Auto radar back to analog

October 17, 2017 | 00:00
Image: Metawave Corp.
Image: Metawave Corp.
As some motorist have discovered the hard way, today’s automotive radar can’t see objects that a camera or lidar can see. Also, many radars operate at processing speeds that simply aren’t fast enough for the highway / motorway /racetrack :-). Radar’s only saving grace is that it operates in all-weather conditions.

Metawave Corp., spun out of PARC, a Xerox company based in Palo Alto, Calif., thinks it can alter what the automotive industry perceives as the “limitations” of conventional radars. The solution comes from metamaterials, small software-controlled engineered structures, laid out on a printed circuit board and able to steer electromagnetic beams in ways that were previously only possible with the much larger, powerful and more expensive systems.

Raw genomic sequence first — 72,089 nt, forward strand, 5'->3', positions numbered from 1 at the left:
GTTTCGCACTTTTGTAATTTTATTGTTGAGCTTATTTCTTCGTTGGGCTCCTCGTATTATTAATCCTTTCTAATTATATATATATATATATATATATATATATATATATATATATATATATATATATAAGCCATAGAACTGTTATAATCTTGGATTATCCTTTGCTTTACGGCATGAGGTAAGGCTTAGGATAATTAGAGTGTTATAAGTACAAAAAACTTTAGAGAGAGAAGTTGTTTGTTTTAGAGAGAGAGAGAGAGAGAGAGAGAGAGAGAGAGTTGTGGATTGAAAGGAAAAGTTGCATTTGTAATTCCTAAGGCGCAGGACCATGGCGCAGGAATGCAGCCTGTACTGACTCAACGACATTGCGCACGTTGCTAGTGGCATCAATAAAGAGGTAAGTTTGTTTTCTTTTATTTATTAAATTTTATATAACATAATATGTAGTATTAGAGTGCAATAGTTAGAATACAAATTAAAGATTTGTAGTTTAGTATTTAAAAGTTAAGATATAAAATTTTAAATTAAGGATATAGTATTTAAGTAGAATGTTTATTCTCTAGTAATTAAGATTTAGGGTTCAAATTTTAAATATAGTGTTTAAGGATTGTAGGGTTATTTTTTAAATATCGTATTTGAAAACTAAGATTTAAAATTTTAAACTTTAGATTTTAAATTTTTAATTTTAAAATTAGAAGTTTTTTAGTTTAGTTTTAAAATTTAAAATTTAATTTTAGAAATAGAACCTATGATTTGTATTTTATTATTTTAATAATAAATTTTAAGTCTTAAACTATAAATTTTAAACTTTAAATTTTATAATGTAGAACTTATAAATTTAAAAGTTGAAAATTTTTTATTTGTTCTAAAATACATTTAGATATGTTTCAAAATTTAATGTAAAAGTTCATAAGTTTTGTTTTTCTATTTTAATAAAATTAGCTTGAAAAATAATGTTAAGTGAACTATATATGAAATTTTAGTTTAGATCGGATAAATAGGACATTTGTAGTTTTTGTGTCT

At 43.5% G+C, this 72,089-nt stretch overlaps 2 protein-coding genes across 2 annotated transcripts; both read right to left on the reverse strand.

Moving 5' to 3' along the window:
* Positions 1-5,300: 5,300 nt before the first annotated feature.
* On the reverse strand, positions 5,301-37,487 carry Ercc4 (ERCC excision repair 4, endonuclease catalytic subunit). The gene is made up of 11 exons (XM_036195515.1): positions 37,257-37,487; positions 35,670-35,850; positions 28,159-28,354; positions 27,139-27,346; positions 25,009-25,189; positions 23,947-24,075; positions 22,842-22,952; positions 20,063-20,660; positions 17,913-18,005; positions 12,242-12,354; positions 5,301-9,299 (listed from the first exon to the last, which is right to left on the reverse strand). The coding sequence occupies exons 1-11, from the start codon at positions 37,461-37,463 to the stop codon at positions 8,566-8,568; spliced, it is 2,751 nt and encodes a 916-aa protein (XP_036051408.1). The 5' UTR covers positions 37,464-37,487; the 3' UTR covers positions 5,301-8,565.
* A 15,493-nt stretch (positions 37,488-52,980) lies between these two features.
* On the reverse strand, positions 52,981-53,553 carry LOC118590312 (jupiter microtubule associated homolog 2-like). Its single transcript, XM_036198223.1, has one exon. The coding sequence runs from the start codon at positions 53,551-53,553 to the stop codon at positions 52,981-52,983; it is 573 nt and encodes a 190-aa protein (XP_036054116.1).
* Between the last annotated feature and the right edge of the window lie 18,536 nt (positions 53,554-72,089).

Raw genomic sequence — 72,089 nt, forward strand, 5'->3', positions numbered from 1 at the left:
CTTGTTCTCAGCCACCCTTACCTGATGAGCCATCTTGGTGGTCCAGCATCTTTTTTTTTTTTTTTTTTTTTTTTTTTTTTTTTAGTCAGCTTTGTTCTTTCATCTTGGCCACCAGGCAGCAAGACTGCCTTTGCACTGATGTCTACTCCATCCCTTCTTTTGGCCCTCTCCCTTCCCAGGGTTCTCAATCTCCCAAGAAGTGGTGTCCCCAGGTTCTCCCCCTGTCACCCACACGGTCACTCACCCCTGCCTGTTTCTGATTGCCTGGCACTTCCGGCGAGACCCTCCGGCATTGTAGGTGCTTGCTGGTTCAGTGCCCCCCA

Metawave says the trouble with today’s automotive sensors is not owing to radar chips like the ones from NXP, Infineon or Texas Instruments . In fact, Metawave’s full radar package is radar chip agnostic.

Stressing that “we still exist in the analog world, and so does the car,” Metawave intends “to build an affordable, high performing analog radar platform without the complexity and cost that we would see in military-grade operations.” The flaw in digital beam forming (DBF) is phase delays. Computations require complex and lengthy digital signal processing, resulting in extremely slow reaction speeds of the order of milliseconds for beam steering and poor ‘collective’ radiation patterns as the beam is steered away from the boresight (zero degree angle).

Metawave, founded in January 2017, plans to show off a prototype at the Consumer Electronics Show in January 2018.

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